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Fable of the Day: De Heremita et Milite

Title: De Heremita et Milite: The Hermit and The Soldier, by Abstemius


Latin Text:



Heremita quidam vir sanctissimae vitae militem hortabatur ut relicta saeculi militia quam absque Dei offensa et animae discrimine pauci exercent, tandem se corporis traderet quieti et animae consuleret saluti. Cui miles: Faciam, inquit, quod mones pater. Verum enim est quod hoc tempore milites neque stipendia exigere valeant licet exigua sint neque praedari possint. Fabula indicat multos vitiis renuntiare quia illa amplius exercere non possunt.


Here is a segmented version to help you see the grammatical patterns:



Heremita quidam
vir sanctissimae vitae
militem hortabatur
ut
relicta saeculi militia
quam
absque Dei offensa et animae discrimine
pauci exercent,
tandem
se corporis traderet quieti
et animae consuleret saluti.
Cui miles:
Faciam, inquit,
quod mones pater.
Verum enim est
quod hoc tempore
milites
neque stipendia exigere valeant
licet exigua sint
neque praedari possint.
Fabula indicat
multos
vitiis renuntiare
quia
illa amplius exercere
non possunt.

Crossword Puzzle: You can play a crossword puzzle based on the vocabulary in this fable.



Translation:



A certain hermit, a man of a most holy lifestyle, urged a soldier that he give up the warfare of this world, which few can manage to do without offending God and endangering their soul. Instead, he urged the soldier to consign himself to the rest of the body and to concern himself with the welfare of his soul. The soldier told the hermit: I will do what you advise, Father. The fact of the matter is that at this time soldiers are not able to collect their pay, meager as it is, nor are they able to get any good plunder. The fable shows that many people renounce wicked activities only because they are prevented from conducting them any longer.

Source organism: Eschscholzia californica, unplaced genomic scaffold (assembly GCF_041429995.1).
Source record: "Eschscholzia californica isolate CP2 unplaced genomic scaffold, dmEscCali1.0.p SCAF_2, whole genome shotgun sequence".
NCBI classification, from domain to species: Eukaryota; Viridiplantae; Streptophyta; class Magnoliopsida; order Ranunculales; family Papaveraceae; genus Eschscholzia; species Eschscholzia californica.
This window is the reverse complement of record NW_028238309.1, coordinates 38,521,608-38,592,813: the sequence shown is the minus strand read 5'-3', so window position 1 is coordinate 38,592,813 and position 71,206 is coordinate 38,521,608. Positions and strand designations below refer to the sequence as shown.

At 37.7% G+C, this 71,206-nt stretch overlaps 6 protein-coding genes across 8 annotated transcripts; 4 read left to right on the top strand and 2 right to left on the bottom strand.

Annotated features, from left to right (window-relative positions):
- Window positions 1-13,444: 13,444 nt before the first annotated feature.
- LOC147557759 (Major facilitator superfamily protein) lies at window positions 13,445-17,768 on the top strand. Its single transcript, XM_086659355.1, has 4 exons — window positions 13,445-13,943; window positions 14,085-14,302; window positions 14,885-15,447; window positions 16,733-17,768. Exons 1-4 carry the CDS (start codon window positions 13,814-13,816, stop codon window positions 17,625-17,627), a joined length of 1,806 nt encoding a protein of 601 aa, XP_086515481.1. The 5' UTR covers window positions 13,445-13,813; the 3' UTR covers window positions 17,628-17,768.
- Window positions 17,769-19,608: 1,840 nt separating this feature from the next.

[This translation is meant as a help in understanding the story, not as a "crib" for the Latin. I have not hesitated to change the syntax to make it flow more smoothly in English, altering the verb tense consistently to narrative past tense, etc.]



Source: Abstemius 50 (You can see a 1499 edition of Abstemius online, but I am doing my transcription from the 1568 edition of Aesopi fabulae in the EEBO catalog.)



Another English translation. Sir Roger L'Estrange included the fables of Abstemius in his amazing 17th-century edition of Aesop's fables. So, here is L'Estrange's translation:



There was a Holy Man, that took a Soldier to task, upon the Subject of his Profession, and laid before him the Hazard, the Sins, and the Troubles that attend People of that Trade: Wherefore, says he, for your Soul's Sake, Sir, pray give it over. Well! Father, says the Soldier, I'll do as you bid me; for really we are so ill paid, and there's so little to be gotten by Pillage, that I fancy I had e'en as good betake myself to a godly Life.
When People can live no longer by their Sins, 'tis high time for them to mend their Manners.



[Note: You can find more of these fables at the old blog address for Latin Via Fables.]
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